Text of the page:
To Cure a Cold in
Take LAXATIVE BROMO QUI]
stops the Coolh and Hradarh.
Old. E. W. GROVE'S elgnatr
MORTGAGE SALE OF VALUABLE
DESIRABLE DWELLING AND
STORE AT LAURftU N. C.
By virtue of the poster or sale con
tained in that certain deed of trust
made by Mrs. Mat t le E. Willten..!, Hod
March 26, 1917, and recoraed In Frank
lin Registry In Book 210, page 221, de
fault having been made in the payment
gle Williams and W. K. a. Williams,
to Wm. H. Ruffin, Trustee, dated
of the debt thereby secured, and de
mand for foreclosure having been
made by the holde- of said debt upon
said trustee, the undersigned will, on
MONDAY, DECEMBER 26, 1921,
at about the hour of noon, at the Court
house door in Loulsburs,, N. C., offer
for sale at public auction, to the high
est bidder, for cash, the property In
said deed of trust conveyed and there
described as follows:
Situate In Sandy Creek Township,
at Laurel and more particularly de
fined as follows: Beginning at a Post
oak on the West side of Laurel and
iCentervllle road; thence along said
j road 110 yards to a stake; thence In a
Southwest direction 2BO yards to
WhKeoak. Church corner; thence alone
Church line to the beginning, contain
ing i 1-2 acres, more or leas, upon
which there is situate a dwelling
house and outhouses, and a store
This November 25, 1921.
ll-26-5t WM. H. RUFFIN, Trustee.
The above sale was continued bj
consent of the makers and holders, to
Monday, January 9th, 1922, at 12
l2t30-2t W. H. RUFFIN, Trustee.
? The above sale was continued by
consent of all parties to Monday, Jan
nary 23rd, 1922 at about noon. This
Jan. 9th, 1922.
W. H. RUFFIN, Trustee.
The above sale was continued by
consent of all parties to Monday, Jan
uary 20th, 1922 at about noon. This
Jaii. 23rd. 1922.
1-17-lt W. H. RUFFIN, Trustee.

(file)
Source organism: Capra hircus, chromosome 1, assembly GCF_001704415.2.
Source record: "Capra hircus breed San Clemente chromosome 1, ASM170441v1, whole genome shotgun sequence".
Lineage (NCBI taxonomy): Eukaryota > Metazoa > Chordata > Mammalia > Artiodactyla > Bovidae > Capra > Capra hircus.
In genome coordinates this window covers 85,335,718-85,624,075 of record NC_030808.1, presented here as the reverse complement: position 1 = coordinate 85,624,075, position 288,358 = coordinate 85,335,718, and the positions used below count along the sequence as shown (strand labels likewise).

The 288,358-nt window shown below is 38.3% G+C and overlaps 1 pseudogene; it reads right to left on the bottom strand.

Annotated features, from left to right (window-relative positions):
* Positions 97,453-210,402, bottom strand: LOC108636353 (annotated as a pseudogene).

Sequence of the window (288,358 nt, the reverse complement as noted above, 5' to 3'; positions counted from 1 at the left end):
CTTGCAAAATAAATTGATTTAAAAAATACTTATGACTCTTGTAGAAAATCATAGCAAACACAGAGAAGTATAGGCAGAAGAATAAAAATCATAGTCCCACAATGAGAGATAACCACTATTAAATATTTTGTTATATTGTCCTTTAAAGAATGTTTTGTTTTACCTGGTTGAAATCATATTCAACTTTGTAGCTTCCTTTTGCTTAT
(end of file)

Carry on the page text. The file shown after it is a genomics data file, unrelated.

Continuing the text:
\ The above Sale was continued by
MBMBt of git parties to Monday, Feb
ruary 6th. y922 at about noon. This
Jaa. MM, 1921.
M-lt W. H. RUFFIN, Tl-MtM.
"Time is slipping away
Begin to bank
your Money NOW
Yesterday is GONE
But TODAY is here and years are in front of -yon.
Determine to ijuit extravagance and HAVE MONEY.
Come in and start a Bank Account and add to your
balance REGULARLY?it will grow fast and the fu
ture will be bright and comfortable.
WE WILL WELCOME YOU.
THE FIRST NATIONAL BANK
. LMTISRIIRG. W. C
Member of the Federal Reserve System
F. B. McKinne, President F. J. Beaaley, Cashier
Capital, Surplus and Undivided Profits 985,000.00
Farmers National Bank
Louisburg, N. C.
"A GOOD PLACE TO BANK"
Member of the Federal Reserve System, and
under the Supervision of the United States
Capital and Surplus $60,000.00
'4 PER CENT ON SAVINGS''
J. M ALLEN, H. M. STOVALL,
BIG AUCTION SALE.
of Bridge Tools, Etc.
JAIL YARD, LOUISBURG, H. C.
?OKDAY, FMftlJABY ?k, 1H.
In tki? ?*)? win kt mmmj article* of nlw to
??14 tor the kick dollar tor eaak. Hato to ?tart at It o'riaek.
ot?t tke follow tot Itoti
? wheel borrows 1 witar pump complete; S nt bed
maUrtmi; 1 water bucket; B abort handle ihonlt; t _
?boTolc 1 ?horol with hand!? broke; 1 brara complete; 1 1-4
Mtt; 1 Spirit IotoI. 1 Bqaara; 1 kand aaw; 1 toot a4|t axa; t
1 croaa cut aaw; t rock hammer? wttk kaidtoa; i crow ha
brldc? TTenchee; 1 pair boota; 1 aaafltot kaa; 1 aat Mock aad ton
with rope; 1 ?at? block and toll tachtoa wttkoat rqpe, 1 rnaai?>?
mixer In rood abapa.
Also will rant tba old Taylor ?bop which haa been p?t to ri1 re
pair. Any on? wlahlnc to look orar tbla propaitf will aaa C. O.
By order of the Board of Coonty I
s. 0. HOLD**, Ctortt